Cities hurt budgets with police/fire pension spiking schemes, blame state

Got a ticket in Ann Arbor? That cop may have added to his income for the rest of his life

The Lansing State Journal did an Aug. 10 story that found some police and fire department employees who had retired with pensions paying more than their base salaries. For example, one police sergeant retired with a $88,612 pension after earning $70,093 a year while employed.

Here was the city’s response, according to the newspaper: “City administrators say the overtime that increased some of the Lansing police and fire pensions between 2010 and 2016 is likely a result of low staffing triggered by decreases in state revenue sharing and fewer qualified people interested in public safety careers.”

ForTheRecord says: The city’s response deserves scrutiny. It states there was low staffing because of a cut in state revenue sharing, which implies the city couldn’t afford to hire enough people.

State-shared revenue for Lansing did drop 2 percent from 2010 to 2016, or from $14.2 million to $13.9 million. But cities that point to state-shared revenue cuts as a source of their financial woes often don’t give a full picture of their complete budget. In this case, Lansing’s revenues increased from $106.3 million in 2010 to $122.5 million in 2016 – an increase of $16.2 million (or 15 percent), above the rate of inflation.

Residents should question whether the phenomenon of some employees retiring with higher pensions than base wages is a symptom of stressed budgeting, as Lansing alleges.

It’s far more likely to point the finger at the pension formulas that reward city employees for generating more overtime in the immediate years before they retire. That’s when that additional money can boost the employee’s retirement income significantly in a form of pension spiking that happens across the state.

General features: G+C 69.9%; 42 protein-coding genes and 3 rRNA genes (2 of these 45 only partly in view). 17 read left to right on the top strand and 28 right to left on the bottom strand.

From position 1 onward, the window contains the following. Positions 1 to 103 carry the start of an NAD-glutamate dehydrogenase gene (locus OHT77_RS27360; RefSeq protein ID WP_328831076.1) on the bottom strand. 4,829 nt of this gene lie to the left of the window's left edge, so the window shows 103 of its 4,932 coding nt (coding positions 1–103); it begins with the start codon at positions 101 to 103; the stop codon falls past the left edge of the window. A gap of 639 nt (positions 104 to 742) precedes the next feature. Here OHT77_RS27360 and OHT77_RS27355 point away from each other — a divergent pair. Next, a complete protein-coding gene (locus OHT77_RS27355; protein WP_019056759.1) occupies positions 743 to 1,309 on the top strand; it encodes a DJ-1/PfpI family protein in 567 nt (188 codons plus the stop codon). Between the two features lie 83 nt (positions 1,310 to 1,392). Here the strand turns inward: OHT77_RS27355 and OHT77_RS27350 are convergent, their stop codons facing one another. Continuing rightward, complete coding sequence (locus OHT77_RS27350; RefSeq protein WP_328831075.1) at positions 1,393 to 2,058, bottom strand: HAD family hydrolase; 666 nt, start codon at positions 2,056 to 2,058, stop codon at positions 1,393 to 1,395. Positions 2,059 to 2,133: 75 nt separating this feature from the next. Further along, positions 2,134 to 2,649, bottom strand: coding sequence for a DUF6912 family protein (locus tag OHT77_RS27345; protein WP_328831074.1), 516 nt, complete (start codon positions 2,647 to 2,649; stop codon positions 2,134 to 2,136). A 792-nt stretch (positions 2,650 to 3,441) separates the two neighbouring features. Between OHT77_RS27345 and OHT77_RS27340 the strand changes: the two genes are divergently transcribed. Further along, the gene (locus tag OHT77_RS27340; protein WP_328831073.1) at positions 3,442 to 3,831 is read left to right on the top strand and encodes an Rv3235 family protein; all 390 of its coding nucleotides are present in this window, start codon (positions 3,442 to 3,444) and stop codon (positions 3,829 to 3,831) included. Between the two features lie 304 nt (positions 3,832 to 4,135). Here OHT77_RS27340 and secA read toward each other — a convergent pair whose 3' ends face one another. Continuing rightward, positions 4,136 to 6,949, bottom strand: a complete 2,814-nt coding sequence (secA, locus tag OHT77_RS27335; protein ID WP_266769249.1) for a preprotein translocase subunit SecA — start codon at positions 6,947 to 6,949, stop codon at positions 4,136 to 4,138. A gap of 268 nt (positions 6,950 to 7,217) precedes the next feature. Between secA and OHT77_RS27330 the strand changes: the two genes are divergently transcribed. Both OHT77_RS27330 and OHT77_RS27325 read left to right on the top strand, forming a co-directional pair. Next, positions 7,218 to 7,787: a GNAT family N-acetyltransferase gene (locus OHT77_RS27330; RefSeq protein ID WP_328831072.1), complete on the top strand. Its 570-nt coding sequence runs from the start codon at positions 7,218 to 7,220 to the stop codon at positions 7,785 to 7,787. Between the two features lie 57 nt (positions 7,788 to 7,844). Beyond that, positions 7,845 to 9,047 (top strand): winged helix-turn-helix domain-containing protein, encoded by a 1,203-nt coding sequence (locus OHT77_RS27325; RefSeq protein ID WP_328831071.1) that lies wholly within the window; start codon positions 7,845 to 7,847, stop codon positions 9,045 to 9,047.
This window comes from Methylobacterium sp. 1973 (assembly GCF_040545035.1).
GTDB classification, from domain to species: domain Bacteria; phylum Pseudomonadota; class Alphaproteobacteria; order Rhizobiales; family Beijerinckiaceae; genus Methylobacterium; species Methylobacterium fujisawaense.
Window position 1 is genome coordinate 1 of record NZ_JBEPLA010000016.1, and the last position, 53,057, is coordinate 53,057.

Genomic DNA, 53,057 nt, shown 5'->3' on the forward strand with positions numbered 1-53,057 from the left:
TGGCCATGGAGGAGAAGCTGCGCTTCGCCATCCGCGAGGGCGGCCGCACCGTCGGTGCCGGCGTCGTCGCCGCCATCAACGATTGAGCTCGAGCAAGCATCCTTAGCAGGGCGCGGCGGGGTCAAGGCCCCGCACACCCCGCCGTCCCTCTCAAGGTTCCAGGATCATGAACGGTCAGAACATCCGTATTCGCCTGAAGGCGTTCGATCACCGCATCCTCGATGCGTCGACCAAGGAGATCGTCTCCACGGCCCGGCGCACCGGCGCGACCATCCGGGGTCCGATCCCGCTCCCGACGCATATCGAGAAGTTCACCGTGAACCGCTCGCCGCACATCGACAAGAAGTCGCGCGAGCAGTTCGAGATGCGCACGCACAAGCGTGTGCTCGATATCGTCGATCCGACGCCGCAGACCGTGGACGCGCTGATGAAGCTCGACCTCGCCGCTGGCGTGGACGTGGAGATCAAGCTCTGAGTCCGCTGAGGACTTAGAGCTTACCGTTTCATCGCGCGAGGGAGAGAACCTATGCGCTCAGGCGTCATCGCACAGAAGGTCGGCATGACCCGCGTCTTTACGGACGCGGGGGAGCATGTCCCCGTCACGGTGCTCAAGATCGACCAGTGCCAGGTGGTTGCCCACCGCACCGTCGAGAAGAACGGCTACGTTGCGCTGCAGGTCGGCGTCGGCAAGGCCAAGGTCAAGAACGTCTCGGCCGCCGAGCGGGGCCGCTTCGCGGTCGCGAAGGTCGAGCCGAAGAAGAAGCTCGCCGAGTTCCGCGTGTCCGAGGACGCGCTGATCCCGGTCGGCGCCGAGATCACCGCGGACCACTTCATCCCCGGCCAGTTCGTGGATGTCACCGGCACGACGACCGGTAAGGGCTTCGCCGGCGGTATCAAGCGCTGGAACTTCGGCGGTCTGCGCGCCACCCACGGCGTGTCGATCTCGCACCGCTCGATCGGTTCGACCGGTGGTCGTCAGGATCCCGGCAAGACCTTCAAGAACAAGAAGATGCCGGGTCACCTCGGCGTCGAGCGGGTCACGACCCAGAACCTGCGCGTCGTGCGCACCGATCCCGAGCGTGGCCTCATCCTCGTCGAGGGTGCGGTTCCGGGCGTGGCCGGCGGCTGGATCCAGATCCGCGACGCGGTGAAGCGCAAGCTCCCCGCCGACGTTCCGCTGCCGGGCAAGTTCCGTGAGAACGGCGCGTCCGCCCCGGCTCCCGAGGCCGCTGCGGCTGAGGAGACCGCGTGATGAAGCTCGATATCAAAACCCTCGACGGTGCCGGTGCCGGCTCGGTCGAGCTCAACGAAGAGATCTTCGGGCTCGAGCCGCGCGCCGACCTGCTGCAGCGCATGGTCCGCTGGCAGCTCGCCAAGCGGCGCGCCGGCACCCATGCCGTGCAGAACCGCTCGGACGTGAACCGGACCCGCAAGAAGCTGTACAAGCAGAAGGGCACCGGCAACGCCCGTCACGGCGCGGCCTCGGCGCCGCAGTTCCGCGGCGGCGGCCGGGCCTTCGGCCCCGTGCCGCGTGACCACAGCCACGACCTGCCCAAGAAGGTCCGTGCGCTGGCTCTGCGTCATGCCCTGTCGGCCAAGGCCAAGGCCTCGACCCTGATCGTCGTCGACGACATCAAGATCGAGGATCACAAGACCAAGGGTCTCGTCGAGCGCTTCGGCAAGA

Lansing is far from the only city that is dealing with spiked pensions.

A similar issue came to light in Ann Arbor when two retired city employees revealed how some police officers were inflating their pre-retirement salaries. They alleged that certain police officers were working the midnight shift and would greatly increase the number of traffic violations they wrote in the few years leading up to retirement. The officers knew that many of the tickets would be challenged in court and they would get additional overtime to appear to testify. City records appeared to support that claim.

One Ann Arbor officer collected an average of $22,688 in overtime in each of his last three years of employment. Another who retired in 2015 averaged $22,097 in overtime pay a year during his last three years. Both worked the midnight shift. (By comparison, the average annual overtime of all 72 employees who retired from the Ann Arbor police department from 2009 to 2015 was $7,743.)

The incentive for overtime pay extends beyond a larger paycheck during the years someone is employed. If those officers worked 25 years, that $22,000 extra in overtime, when applied to the pension formula, resulted in an extra $15,125 each year in retirement.

The solution is to have the calculations for public sector pensions based on base salaries only, excluding extra pay in the form of overtime.